It’s a system that an idiot can pick up, understand, and play with in a very short amount of time, which is perfect for a GM like me. There are GM’s who love combat and dungeon crawls, delighting in looking up the specific strengths and weakness of weapons against every type of monster. There are GM’s who have such finely crafted economic systems that they can happily make a game out of loot division. I’m not one of those people.
I’m a story guy. The bog-standard NFB RPG game or session is one where I’m aiming to outline an interactive narrative with a firm beginning, middle and end, with a conflict to sort out, a mystery to be solved, obstacles or a villain to be overcome, or maybe all three. My games are ones where players are talking in character more than shooting as one, with my combat sections usually designated right to the end, as a sort of finale blow-out, a pay-off for following the plot to its conclusion.
But man, that was not the case in that first game. I made several key mistakes.
The theme of the convention that year was “Bizarro”, basically alternate versions of things. So, I thought to myself, wouldn’t Bizarro Serenity be a cool idea? I’ve fallen into that trap more times since, of pushing ahead with an idea that, on a surface level, seems cool and interesting, but that, with poor planning and execution, falls to pieces very quickly.
The idea was, essentially, an “evil” version of Serenity. The ship was now an Alliance cruiser, led by Purplebelly Commander Malcolm Reynolds, with crack fighter pilot Hoban Washburne, twisted Chief Engineer Kaywinnet Frye, incredibly intelligent security officer Jayne Cobbington, and you get the picture.
The problem was that I had no point to the game beyond that radical change of circumstance. Aside from the dangers of asking players to take on the roles of canon characters – something I’ve largely avoided since, as I find players have trouble getting into the right mindset, and have much more fun with something they create at least partially – I wasn’t pointing them in the right direction: the actual plot amounted to little more than “Attack these Independents” with the rest predicated on the players interacting with each other for their entertainment.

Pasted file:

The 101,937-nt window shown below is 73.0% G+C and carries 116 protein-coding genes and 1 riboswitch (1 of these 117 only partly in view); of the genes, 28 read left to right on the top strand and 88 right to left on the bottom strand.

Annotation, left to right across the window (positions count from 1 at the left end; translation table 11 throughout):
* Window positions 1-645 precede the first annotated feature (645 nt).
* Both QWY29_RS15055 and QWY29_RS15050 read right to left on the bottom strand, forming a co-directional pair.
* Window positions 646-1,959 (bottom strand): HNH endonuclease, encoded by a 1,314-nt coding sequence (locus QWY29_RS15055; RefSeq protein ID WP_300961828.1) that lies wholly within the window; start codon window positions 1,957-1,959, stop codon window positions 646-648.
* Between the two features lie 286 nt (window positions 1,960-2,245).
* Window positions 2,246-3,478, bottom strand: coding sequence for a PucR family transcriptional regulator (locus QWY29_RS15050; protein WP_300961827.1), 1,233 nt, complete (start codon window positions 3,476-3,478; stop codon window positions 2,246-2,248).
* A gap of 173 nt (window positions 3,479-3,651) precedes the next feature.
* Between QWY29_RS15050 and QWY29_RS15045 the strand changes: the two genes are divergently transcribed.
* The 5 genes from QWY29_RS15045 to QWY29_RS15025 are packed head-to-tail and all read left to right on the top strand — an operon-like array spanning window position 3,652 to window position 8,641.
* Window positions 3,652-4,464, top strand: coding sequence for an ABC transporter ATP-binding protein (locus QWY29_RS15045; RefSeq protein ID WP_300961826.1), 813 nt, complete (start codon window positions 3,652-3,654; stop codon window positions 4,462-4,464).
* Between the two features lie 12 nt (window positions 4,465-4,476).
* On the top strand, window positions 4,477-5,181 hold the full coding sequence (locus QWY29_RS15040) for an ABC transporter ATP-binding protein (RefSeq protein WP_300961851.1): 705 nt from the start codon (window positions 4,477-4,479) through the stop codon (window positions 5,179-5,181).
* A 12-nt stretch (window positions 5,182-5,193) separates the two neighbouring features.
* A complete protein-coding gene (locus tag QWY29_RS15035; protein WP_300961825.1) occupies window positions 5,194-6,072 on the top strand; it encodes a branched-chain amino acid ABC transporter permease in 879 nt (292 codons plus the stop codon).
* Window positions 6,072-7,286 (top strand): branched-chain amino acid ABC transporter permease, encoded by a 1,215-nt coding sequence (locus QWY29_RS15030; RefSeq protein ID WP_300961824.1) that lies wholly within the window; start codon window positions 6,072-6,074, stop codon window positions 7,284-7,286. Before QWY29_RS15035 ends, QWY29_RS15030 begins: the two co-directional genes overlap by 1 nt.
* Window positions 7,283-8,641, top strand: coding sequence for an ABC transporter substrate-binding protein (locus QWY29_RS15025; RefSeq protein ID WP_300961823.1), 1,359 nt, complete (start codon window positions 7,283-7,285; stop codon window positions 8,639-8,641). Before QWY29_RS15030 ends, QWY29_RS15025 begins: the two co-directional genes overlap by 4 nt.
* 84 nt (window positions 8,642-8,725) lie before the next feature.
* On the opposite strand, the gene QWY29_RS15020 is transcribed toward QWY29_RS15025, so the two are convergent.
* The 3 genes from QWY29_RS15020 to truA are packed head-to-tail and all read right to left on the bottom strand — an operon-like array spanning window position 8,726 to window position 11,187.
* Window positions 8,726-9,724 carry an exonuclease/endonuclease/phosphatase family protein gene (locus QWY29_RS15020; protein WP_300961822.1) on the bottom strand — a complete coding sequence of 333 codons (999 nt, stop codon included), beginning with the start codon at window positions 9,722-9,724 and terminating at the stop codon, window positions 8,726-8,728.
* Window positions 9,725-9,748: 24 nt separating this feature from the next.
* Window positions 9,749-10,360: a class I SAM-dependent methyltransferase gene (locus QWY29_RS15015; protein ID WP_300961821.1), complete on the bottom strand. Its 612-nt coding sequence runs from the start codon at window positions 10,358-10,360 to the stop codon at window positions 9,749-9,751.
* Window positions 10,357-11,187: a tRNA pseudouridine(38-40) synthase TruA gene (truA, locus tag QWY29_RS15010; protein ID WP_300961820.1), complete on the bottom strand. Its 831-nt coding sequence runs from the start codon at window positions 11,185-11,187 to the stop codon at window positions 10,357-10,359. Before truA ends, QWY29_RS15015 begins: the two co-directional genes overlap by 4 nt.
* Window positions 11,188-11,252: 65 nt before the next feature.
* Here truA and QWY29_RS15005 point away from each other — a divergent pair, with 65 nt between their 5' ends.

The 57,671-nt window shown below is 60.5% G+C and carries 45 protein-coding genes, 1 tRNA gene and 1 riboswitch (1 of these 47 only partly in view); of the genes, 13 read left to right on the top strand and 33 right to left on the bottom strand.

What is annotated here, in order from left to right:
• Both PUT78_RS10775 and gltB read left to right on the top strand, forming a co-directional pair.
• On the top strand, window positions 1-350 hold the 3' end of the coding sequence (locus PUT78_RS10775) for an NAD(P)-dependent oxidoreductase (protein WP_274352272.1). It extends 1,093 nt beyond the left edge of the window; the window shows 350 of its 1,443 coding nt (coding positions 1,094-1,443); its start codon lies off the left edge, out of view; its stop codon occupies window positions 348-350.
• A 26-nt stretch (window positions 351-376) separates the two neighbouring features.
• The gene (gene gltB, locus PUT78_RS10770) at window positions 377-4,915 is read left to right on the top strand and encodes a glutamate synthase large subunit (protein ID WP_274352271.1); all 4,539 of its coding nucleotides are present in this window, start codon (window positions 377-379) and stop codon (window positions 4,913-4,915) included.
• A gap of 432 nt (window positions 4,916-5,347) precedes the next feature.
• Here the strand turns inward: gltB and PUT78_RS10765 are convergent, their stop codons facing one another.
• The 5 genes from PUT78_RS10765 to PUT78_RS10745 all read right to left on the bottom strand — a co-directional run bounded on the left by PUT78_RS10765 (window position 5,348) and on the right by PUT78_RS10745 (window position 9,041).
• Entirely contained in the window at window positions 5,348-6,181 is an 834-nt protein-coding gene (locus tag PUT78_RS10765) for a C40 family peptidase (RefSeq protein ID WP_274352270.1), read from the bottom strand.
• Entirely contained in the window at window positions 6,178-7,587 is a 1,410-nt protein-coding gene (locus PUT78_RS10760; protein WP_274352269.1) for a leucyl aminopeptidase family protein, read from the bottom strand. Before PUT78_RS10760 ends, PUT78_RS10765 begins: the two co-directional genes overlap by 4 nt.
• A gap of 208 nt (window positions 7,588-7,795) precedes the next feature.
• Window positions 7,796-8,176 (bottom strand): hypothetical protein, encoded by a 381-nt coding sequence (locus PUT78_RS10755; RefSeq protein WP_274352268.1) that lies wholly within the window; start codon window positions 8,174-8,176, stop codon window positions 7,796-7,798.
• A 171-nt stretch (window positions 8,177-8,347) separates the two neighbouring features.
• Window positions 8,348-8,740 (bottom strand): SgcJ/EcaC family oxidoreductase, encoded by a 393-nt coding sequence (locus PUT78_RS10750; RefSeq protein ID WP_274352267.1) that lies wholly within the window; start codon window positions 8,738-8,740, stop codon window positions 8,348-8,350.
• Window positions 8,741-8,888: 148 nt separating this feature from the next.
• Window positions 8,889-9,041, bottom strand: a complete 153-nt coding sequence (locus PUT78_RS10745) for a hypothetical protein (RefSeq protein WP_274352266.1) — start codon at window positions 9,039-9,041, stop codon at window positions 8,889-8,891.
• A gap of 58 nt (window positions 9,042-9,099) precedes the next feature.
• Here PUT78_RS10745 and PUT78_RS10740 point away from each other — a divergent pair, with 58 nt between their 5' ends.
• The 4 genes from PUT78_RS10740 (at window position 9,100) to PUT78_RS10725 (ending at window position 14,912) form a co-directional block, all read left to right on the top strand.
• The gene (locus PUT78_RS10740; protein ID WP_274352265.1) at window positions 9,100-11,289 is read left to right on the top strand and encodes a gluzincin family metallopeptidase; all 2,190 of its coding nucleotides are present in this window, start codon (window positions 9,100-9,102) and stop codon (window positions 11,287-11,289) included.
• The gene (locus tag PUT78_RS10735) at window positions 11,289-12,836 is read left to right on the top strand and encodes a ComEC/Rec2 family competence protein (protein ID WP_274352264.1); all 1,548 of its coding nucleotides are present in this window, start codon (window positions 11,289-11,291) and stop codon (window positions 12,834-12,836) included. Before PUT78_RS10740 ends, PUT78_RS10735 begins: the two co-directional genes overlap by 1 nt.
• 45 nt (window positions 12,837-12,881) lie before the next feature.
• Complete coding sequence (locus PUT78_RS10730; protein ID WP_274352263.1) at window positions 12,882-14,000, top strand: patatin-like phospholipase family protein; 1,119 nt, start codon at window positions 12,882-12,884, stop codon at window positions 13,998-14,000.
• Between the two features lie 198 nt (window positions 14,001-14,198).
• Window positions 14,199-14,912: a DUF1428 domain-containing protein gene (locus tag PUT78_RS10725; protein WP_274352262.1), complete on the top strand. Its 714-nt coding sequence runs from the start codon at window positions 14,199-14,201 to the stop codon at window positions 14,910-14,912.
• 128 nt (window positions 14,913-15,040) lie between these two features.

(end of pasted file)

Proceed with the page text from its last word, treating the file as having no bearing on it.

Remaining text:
And it all feel apart very quickly. I learned many important things from that game. Namely:
-You need a structure. Lacking one, the game went nowhere for an hour, then too fast for the last hour, as I first waited for the characters to interact instead of doing anything fulfilling, and then barely let them do any interactions at all.
-In a game with a designated command structure, the leader player can’t be a chump. I had a witless guy I barely knew as my commander, and he proceeded to act in a witless manner, letting other characters run roughshod over both his authority and the plot.
-You need to lock down out of character behaviour fast. When the guy playing Jayne kept playing him like a moron, I allowed it to proceed even though it tore the fabric of what little narrative I had apart.
-If you can’t improvise, don’t GM. I’ve gotten a lot better at this, but in that first game once my initial plot notes had to be thrown out the window, I floundered, coming up with stupid things to do for the crew, making up my own rules, and eventually bringing the whole catastrophe to a halt half an hour earlier than I was scheduled for.
It was a learning experience for sure. And it was all worth it in the end, because I wasn’t dissuaded from Gming. Bizarro Serenity was the gateway for my epic three campaign long attempt to craft a narrative that would end up taking Whedon’s vision and tearing it apart. And I’ll talk about it a bit more next time.